RFK Media is not a hobby, it’s a business, and I’m only working with artists that have star quality, and the potential to make a profit. That’s why our first signing is The Fifth, a fantastic Rock band from North Carolina, fronted by powerhouse vocalist, Roy Cathey. Fans know Roy from Cold Sweat, who released a cult classic album on MCA Records, which also featured my bandmate, Marc Ferrari from Keel. The Fifth is definitely a band on the rise, but with a veteran frontman who’s proven himself, and he has the pipes, personality, and passion to take it to the next level.

Andrew:
Another major launch from your camp is KRFK Radio. You’ll be featuring the likes of Dee Snider, Joe Elliott, and of course, yourself. Tell us more.

Ron:
KRFKradio.com is a big loud uncontrollable beast blasting out of your speakers and earbuds, featuring a massive playlist of all styles of Hard Rock, Metal, and the best-syndicated programming. We are the only exclusively online station with the broadcast rights to House Of Hair with Dee Snider and The Joe Elliott Show, and there are several other great programs on the schedule, including my Streets Of Rock ‘N’ Roll radio show. I love that there are hundreds of options for people to stream music online, and KRFK Radio is just another great option for people who want to #LiveTheRock!

Image courtesy of Ron Keel Via RKBmedia

Andrew:
As an old-school rocker, you perhaps know better than anyone the importance and legacy of radio. In an age of streaming services, and downloads, why is it important to you to turn back the clock, so to speak?

Ron:
The last thing I want to do is turn back the clock. Yesterday was great, man, but I’m flying a Rock ‘N’ Roll jet at supersonic speed, and if I stop to look back, I’ll crash this motherfucker. I am all about the now and the future, and the future of radio is online at http://KRFKradio.com.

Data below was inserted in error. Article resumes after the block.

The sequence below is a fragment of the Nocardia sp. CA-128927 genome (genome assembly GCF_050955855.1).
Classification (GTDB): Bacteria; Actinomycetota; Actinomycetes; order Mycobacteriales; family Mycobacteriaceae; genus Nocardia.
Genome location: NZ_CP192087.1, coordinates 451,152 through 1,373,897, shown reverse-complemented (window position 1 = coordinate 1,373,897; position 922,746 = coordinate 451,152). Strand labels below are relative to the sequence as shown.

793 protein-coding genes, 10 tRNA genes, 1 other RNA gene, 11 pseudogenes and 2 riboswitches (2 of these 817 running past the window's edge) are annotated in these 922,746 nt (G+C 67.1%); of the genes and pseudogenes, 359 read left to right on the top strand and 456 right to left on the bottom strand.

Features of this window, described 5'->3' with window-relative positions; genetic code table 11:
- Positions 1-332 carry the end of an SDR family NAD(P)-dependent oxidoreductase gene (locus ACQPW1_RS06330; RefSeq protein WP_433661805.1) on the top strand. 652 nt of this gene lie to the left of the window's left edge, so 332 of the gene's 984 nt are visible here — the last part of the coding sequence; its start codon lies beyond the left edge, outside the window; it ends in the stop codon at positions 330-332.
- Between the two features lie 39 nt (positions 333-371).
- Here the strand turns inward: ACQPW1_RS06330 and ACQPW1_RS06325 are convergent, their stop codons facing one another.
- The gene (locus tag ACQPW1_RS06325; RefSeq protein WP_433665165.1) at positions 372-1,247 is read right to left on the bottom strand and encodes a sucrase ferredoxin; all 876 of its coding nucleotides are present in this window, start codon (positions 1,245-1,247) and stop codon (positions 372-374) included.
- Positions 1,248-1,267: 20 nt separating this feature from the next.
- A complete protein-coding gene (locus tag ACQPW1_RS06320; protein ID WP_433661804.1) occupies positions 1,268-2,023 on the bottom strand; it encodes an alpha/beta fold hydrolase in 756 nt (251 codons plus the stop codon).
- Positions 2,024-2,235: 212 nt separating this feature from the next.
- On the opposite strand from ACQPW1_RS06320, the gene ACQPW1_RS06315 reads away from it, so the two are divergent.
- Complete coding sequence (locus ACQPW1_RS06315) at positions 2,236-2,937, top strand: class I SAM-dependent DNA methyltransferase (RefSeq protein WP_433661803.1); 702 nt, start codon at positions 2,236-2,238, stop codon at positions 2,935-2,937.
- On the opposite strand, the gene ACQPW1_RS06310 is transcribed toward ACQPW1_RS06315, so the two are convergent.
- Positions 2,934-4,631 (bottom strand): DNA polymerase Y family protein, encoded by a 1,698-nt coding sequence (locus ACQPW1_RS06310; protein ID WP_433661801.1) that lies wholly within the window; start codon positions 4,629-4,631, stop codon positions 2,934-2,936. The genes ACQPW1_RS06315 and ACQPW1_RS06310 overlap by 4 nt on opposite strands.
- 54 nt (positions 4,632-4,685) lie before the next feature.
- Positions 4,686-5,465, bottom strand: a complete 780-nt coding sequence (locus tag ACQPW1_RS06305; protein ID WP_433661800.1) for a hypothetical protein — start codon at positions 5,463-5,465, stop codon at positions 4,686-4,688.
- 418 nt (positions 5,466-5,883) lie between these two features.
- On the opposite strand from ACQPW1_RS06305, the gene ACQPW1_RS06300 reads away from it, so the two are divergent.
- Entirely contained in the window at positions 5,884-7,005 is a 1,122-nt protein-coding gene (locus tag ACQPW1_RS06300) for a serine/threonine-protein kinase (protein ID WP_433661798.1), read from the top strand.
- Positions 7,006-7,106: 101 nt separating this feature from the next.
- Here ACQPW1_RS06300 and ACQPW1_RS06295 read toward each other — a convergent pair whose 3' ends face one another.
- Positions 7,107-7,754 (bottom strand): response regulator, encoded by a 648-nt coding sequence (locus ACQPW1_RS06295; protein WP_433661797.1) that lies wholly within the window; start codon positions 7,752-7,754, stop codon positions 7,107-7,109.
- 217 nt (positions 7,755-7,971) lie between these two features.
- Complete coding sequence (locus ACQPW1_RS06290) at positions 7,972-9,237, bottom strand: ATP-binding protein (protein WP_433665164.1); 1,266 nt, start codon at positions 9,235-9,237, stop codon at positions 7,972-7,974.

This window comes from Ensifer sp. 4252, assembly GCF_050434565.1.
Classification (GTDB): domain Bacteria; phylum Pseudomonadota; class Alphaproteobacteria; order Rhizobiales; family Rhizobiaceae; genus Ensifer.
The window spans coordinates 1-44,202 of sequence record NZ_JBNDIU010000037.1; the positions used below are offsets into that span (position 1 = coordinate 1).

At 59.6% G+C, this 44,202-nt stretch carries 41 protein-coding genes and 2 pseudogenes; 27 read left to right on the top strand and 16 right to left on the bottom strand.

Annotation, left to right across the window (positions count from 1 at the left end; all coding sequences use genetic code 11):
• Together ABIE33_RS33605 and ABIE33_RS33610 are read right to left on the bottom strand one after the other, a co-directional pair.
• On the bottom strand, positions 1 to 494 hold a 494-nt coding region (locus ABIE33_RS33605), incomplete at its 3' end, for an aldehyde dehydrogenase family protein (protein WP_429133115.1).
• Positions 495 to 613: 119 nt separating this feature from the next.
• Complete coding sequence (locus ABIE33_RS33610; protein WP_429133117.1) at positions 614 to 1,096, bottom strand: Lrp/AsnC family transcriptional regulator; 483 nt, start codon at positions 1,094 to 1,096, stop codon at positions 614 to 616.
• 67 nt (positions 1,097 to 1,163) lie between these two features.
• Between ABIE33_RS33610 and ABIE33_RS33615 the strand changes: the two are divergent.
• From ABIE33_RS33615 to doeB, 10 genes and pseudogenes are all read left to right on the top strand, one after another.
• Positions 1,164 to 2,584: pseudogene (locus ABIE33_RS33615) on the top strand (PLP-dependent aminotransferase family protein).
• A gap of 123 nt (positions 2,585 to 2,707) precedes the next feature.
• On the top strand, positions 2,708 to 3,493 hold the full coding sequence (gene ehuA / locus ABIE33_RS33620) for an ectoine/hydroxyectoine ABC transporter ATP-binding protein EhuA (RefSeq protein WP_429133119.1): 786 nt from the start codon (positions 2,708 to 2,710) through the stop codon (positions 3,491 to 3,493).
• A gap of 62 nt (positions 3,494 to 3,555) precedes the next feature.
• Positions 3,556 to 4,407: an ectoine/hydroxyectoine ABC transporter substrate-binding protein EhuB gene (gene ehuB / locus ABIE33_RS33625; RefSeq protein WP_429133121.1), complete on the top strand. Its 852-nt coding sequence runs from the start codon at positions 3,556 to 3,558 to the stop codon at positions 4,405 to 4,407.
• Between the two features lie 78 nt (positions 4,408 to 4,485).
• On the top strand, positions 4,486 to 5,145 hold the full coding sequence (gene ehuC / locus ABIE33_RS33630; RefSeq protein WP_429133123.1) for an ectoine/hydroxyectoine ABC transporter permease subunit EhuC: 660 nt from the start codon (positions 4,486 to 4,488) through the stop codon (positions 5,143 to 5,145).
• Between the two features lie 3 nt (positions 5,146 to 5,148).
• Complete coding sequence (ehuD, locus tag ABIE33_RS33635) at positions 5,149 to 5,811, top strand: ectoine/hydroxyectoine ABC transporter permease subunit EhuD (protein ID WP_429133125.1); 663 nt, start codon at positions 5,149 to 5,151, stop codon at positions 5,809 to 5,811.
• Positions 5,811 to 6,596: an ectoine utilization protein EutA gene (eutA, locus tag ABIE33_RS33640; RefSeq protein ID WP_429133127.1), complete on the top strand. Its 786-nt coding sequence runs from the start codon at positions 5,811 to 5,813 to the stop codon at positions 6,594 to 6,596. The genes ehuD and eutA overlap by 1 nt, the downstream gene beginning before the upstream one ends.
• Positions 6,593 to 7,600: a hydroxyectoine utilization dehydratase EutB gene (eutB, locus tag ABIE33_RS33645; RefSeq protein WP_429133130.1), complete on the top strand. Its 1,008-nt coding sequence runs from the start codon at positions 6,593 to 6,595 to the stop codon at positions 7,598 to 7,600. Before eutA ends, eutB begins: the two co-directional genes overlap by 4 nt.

Andrew:
The Streets Of Rock ‘N’ Roll will be your featured show on KRFK Radio. Specifically, dive into the origins of the show. How do you plan to integrate your podcast into the mix?

Ron:
The Ron Keel Podcast will not be on KRFK Radio. The podcast is already everywhere, on Spotify, Amazon, Apple, YouTube, wherever you get your podcasts, and all those links are on the podcast page at http://ronkeel.com. It features the unedited/unfiltered interviews from The Streets Of Rock ‘N’ Roll radio show, which I launched in 2012 as another vehicle for me to entertain people. That led to me doing live radio four hours a day on KBAD 94.5 FM, which was the #1 rated Rock station in my adopted hometown of Sioux Falls.

The Streets Of Rock ‘N’ Roll airs every Wednesday at 11 AM Eastern on KRFK Radio, and as I said, you can find the podcast elsewhere.

I always wanted to do radio — what Rock ‘N’ Roll kid doesn’t dream of being a DJ and a Rock Star? I’ve learned a lot about hosting a show and helping to run a station. Interviewing interesting celebrities, many of which were my heroes growing up or artists that I know personally, and have toured with, is a thrill for me, and I enjoy the challenge of doing it well. The interviews are the meat of the show, but they’re only twelve minutes long — the rest of the radio show is all about great music.

Andrew:
You’ve got a new EP out called Keeled. These are new versions of some of your well-loved, 80s classics. What led to the decision to want to re-record them? Did you feel they were lacking at all? Tell us about the recording and early returns thus far.

Ron:
You only get so many second chances, and I’m gonna take every chance I can. Songs like “The Right To Rock” and “Tears Of Fire” are vital organs in my body of work, and they deserved to be sung with the voice I have now — power, control, pitch, conviction, tone. I was very young the first time around, and I’ve obviously had a lot of practice on these tunes the last few decades.